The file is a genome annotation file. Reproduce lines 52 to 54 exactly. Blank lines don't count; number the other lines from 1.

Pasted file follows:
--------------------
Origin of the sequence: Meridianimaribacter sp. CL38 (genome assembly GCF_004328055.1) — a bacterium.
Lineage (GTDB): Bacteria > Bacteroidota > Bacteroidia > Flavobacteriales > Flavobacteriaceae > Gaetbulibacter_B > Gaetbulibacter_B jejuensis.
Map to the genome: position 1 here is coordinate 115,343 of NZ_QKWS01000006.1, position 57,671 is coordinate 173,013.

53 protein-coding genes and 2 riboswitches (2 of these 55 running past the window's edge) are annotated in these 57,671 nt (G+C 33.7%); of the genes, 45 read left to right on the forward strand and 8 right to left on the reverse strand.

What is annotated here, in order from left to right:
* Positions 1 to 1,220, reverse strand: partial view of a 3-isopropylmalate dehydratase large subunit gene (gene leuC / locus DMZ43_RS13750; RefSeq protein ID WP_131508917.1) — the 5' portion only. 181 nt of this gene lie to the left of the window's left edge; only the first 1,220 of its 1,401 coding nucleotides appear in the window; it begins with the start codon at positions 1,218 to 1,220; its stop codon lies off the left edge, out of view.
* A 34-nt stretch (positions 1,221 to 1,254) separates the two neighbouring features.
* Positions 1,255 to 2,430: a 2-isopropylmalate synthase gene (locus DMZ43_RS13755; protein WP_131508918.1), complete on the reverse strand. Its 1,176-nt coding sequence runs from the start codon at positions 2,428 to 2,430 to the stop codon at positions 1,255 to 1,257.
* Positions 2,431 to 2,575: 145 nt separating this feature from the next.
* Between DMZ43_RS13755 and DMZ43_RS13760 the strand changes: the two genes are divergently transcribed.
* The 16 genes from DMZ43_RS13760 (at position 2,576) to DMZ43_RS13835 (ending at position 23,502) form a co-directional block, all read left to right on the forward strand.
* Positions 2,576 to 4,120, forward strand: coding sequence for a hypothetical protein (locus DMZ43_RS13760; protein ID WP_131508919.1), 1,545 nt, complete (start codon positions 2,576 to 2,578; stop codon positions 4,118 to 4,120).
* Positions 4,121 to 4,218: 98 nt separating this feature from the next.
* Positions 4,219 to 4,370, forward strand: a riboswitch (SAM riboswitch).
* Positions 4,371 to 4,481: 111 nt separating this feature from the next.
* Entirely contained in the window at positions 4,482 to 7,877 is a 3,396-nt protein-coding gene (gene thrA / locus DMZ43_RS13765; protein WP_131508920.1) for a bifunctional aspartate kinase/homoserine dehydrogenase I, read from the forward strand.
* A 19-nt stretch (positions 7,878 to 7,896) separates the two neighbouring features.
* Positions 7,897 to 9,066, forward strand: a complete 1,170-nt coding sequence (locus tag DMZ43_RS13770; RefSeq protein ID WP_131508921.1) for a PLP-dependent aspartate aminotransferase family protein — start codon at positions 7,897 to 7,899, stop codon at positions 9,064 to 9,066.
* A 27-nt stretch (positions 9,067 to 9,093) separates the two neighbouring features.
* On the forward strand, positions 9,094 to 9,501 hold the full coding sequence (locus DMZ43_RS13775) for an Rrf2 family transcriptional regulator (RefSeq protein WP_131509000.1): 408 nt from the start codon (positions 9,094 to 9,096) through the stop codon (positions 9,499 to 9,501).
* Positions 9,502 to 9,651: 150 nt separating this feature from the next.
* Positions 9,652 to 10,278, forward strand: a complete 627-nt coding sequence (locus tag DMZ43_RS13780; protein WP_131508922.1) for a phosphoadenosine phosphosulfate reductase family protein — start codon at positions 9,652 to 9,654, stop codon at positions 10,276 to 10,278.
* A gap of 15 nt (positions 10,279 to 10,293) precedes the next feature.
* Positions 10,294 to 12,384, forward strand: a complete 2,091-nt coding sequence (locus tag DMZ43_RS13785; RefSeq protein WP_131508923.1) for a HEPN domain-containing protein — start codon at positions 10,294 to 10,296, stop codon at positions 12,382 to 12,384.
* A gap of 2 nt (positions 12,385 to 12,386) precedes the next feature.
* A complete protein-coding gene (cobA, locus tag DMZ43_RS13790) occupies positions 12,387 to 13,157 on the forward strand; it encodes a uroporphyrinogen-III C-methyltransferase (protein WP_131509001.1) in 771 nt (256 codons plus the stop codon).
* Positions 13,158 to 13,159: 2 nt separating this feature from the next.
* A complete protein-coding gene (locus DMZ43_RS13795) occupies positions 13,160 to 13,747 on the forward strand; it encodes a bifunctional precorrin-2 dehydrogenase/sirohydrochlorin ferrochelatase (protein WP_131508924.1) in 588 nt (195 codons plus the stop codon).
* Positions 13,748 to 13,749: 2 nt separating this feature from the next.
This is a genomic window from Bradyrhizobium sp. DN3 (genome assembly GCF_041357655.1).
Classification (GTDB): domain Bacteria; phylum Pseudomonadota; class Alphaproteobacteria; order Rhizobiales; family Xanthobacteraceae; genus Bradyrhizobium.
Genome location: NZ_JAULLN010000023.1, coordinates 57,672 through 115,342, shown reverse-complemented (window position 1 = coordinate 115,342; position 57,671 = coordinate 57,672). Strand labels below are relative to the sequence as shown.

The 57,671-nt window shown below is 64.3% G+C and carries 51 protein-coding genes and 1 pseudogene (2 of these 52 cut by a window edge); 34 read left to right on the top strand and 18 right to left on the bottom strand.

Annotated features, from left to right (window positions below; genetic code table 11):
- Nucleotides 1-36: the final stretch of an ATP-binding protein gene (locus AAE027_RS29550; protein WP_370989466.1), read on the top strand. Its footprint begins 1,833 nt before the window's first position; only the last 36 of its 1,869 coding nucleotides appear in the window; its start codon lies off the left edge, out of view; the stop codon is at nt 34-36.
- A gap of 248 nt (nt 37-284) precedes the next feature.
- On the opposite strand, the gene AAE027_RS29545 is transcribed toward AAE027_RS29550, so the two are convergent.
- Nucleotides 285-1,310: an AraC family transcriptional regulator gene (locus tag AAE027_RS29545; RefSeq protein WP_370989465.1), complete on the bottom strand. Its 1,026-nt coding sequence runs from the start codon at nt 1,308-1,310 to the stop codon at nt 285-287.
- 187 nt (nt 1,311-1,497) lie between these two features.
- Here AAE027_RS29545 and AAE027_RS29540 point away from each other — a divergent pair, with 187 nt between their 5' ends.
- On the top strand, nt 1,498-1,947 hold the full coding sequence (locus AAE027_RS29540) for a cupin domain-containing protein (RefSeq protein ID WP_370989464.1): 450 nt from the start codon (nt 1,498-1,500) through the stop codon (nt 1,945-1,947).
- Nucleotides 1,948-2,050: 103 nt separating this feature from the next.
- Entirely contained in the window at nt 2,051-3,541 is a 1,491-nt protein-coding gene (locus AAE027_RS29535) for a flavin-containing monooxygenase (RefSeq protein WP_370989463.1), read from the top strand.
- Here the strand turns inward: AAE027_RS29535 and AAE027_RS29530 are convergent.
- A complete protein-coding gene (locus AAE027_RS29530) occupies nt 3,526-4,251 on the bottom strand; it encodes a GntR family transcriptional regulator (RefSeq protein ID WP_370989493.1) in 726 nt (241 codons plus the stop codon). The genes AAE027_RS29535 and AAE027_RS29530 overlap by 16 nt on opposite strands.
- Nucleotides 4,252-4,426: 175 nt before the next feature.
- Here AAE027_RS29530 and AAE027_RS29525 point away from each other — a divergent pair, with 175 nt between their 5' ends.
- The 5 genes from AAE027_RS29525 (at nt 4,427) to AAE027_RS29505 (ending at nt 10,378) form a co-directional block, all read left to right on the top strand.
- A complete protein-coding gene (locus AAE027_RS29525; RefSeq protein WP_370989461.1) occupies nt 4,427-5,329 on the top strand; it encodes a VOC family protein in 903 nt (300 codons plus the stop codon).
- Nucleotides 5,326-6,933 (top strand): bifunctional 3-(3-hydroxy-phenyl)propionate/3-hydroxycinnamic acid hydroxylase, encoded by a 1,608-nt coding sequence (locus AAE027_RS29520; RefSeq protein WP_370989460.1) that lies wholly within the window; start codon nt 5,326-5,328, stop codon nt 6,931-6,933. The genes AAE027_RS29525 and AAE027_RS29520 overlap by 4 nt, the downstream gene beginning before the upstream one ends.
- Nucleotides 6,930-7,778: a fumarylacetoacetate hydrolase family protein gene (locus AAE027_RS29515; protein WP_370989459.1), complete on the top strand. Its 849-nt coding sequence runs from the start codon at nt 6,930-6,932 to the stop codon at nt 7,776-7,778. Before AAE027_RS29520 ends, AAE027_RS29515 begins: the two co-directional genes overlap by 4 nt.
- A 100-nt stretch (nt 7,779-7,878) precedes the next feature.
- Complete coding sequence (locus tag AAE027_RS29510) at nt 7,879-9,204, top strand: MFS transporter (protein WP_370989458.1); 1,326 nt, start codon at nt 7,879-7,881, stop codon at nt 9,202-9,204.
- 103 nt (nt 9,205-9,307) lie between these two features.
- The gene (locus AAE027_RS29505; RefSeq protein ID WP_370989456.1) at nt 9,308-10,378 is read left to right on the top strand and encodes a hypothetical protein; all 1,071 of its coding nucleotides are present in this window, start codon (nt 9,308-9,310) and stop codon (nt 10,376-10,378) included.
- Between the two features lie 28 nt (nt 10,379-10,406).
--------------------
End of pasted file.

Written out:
- A 100-nt stretch (nt 7,779-7,878) precedes the next feature.
- Complete coding sequence (locus tag AAE027_RS29510) at nt 7,879-9,204, top strand: MFS transporter (protein WP_370989458.1); 1,326 nt, start codon at nt 7,879-7,881, stop codon at nt 9,202-9,204.
- 103 nt (nt 9,205-9,307) lie between these two features.